Pensaments of an Anthropological Patzer

Cantonese Reading of Chinese Character

Anyone out there know — or know someone who knows — how to read ‘滇’ in Cantonese? I know that in Mandarin it’s diān. Apple’s Chinese Text Converter indicates that 婊 should be the traditional version, but I’ve no way, at the moment, of verifying that, and on-line dictionaries don’t give the same definition.

滇紅茶 is Dian Hong tea. The first character is a name for Yunnan — one that predates 云南 (Yúnnán) by a century, probably, at least. The second is hóng, which means ‘red’. In Cantonese, it’s hùhng. The term 紅茶, literally ‘red tea’, corresponds to English ‘black tea’. This tea is often sold in the US as ‘Yunnan tea’, ‘Yunnan gold tea’, or ‘Yunnan red tea’. Probably some other names out there, too — I got it as ‘yellow tea’, yesterday (though ‘yellow tea’ often refers to another kind of tea entirely).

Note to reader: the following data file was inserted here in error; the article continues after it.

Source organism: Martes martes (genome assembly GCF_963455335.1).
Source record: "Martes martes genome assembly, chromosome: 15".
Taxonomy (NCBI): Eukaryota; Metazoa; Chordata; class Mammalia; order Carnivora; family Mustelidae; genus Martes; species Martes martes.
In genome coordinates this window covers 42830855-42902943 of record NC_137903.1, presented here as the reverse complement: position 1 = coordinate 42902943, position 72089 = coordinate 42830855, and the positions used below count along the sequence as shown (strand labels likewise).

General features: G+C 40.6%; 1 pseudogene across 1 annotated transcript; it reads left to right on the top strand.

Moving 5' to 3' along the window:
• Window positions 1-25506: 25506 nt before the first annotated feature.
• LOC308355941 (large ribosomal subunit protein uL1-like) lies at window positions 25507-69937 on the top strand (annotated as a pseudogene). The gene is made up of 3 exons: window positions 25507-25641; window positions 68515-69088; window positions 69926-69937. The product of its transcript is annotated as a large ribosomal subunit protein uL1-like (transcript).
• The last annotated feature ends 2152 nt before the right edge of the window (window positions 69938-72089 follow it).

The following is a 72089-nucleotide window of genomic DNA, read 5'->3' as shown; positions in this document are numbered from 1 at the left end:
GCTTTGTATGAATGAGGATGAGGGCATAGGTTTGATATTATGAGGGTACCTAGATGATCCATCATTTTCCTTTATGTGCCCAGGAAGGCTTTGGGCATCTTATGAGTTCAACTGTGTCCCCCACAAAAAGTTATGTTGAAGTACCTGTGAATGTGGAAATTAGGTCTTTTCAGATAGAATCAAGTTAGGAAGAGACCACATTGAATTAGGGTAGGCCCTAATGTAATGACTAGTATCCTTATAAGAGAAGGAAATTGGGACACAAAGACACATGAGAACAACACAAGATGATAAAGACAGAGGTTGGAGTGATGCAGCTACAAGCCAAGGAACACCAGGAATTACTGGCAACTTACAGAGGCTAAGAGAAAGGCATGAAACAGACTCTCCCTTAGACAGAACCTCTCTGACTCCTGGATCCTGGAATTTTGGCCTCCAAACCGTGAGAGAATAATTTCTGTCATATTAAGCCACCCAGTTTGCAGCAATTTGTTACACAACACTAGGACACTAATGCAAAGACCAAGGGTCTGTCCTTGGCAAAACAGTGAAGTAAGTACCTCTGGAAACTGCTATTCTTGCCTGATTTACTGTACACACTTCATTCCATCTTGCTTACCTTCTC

Any help would be much appreciated.

3 Responses to “Cantonese Reading of Chinese Character”

  1. Gaggle Says:

    滇 In Cantonese, has been used often in reference to a collection of the singular. So you would write:

    ‘滇南 紅茶云’ very roughly translated: “A Gaggle of Deer Tea EM.”

  2. Bob Offer-Westort Says:

    Bogus self-plug! But, all things considered, quite fair. Welcome, Dheivre!

  3. Bob Offer-Westort Says:

    tìhn

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